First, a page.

Physician-induced demand for childbirths

J Health Econ. 1994 Mar;13(1):61-73. doi: 10.1016/0167-6296(94)90004-3.


A controversial technique for testing the hypothesis that physicians induce demand involves two stage least squares (TSLS) regression analysis of cross-section data on physician supply and utilization. This paper tests the power of TSLS by applying it where there is at most only a trivial amount of demand inducement--the demand for childbirths. We find 'evidence' of inducement of childbirths, calling into question the validity of the TSLS approach. This unlikely finding may be traced to at least two factors: The first stage regression is not identified and the second stage regression does not adequately address border crossing.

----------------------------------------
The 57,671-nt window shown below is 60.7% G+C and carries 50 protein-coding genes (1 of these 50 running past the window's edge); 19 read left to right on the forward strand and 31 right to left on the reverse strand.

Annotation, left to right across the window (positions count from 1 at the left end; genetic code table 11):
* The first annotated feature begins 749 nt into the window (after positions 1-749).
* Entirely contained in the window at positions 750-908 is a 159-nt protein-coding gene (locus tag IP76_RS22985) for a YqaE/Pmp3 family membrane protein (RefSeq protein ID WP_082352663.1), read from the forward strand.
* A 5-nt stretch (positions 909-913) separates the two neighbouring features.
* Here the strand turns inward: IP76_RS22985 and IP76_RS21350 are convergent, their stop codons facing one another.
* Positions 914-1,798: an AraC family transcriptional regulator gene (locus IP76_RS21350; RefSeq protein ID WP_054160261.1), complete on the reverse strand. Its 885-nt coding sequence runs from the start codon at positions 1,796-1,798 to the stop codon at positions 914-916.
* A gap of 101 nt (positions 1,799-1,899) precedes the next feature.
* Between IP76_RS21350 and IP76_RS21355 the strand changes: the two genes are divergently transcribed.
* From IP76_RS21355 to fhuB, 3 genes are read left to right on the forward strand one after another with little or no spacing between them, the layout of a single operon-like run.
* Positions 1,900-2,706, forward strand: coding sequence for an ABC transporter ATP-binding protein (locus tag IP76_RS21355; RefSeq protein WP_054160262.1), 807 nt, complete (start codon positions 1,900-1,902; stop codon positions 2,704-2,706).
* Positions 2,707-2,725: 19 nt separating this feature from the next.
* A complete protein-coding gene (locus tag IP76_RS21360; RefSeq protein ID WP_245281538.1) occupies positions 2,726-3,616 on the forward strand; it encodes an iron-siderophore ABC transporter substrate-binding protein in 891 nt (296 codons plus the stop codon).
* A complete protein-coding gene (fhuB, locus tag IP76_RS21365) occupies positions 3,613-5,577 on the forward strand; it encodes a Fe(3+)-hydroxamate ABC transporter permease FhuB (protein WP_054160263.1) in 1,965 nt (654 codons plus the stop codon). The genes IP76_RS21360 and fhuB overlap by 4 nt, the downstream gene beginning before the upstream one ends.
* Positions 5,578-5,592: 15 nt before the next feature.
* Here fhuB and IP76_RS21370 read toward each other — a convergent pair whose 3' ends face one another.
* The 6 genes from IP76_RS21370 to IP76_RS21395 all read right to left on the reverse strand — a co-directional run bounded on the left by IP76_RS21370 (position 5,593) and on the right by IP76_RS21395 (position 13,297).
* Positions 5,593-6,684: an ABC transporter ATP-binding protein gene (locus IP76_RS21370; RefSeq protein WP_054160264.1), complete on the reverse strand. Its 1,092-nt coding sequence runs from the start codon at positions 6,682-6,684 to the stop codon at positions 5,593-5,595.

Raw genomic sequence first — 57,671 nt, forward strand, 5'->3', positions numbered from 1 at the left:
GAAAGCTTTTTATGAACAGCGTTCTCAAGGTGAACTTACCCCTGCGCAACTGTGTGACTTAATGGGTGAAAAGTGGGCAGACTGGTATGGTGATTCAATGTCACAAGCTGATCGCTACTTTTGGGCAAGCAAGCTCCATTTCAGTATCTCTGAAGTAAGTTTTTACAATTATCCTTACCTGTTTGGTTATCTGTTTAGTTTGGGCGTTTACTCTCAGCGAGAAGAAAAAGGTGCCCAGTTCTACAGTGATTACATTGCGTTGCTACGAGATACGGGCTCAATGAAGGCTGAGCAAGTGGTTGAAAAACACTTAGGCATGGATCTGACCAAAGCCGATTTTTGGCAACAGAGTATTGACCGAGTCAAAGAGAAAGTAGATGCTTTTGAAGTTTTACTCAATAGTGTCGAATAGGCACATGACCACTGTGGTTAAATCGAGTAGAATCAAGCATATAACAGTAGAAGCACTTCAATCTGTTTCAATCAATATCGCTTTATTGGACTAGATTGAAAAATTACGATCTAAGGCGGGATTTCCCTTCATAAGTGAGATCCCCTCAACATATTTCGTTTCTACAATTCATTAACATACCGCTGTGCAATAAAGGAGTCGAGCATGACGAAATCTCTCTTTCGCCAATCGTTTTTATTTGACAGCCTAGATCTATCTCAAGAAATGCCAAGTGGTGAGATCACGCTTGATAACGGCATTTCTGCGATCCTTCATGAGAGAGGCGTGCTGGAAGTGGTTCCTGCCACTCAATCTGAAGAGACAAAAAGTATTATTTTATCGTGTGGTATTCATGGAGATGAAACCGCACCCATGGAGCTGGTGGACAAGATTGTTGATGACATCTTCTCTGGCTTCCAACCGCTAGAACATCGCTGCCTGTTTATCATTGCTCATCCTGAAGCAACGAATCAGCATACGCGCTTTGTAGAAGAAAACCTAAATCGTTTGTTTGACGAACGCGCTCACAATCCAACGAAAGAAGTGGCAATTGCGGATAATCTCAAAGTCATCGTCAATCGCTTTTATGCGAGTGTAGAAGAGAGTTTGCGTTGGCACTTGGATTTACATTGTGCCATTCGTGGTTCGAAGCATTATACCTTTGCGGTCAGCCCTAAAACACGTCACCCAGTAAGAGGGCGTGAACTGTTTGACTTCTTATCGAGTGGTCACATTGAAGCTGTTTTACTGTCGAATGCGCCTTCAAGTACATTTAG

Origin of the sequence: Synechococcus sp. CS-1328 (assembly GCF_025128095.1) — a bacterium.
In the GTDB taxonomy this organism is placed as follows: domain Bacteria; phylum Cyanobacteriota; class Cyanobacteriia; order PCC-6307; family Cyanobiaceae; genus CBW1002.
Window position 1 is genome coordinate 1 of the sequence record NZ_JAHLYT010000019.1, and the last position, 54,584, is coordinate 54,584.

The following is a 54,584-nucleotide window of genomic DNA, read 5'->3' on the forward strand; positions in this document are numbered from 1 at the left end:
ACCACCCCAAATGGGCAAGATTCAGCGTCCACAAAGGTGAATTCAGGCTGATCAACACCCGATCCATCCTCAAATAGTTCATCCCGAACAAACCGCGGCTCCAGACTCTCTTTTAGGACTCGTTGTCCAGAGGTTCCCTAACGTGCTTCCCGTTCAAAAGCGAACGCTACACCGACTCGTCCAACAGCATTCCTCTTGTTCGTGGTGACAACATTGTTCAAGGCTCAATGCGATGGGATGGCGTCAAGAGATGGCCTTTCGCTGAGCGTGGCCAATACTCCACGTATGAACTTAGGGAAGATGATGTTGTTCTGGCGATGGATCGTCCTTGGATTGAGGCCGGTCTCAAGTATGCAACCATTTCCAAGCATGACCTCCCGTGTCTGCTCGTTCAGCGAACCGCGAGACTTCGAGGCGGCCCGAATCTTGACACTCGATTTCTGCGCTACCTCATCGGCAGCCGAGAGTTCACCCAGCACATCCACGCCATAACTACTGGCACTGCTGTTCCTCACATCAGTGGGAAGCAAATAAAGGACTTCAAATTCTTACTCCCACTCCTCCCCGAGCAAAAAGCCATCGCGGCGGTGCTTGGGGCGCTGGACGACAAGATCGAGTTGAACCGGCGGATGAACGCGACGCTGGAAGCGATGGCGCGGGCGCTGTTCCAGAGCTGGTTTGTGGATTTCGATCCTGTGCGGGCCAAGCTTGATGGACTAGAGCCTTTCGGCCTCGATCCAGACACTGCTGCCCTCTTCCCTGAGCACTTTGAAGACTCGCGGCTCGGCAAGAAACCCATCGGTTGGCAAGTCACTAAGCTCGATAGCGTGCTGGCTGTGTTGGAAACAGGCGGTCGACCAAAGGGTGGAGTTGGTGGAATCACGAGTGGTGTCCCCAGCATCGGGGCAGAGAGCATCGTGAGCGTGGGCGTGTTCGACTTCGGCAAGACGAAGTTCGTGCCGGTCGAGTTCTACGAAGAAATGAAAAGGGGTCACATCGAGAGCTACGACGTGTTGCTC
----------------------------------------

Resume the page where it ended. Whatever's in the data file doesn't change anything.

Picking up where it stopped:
Publication types

  • Review

MeSH terms

  • Birth Rate*
  • Cross-Sectional Studies
  • Data Collection
  • Female
  • Health Services Needs and Demand / statistics & numerical data*
  • Health Services Research / methods*
  • Humans
  • Income
  • Least-Squares Analysis
  • Obstetrics* / economics
  • Obstetrics* / statistics & numerical data
  • Pregnancy
  • Reproducibility of Results
  • United States
  • Workforce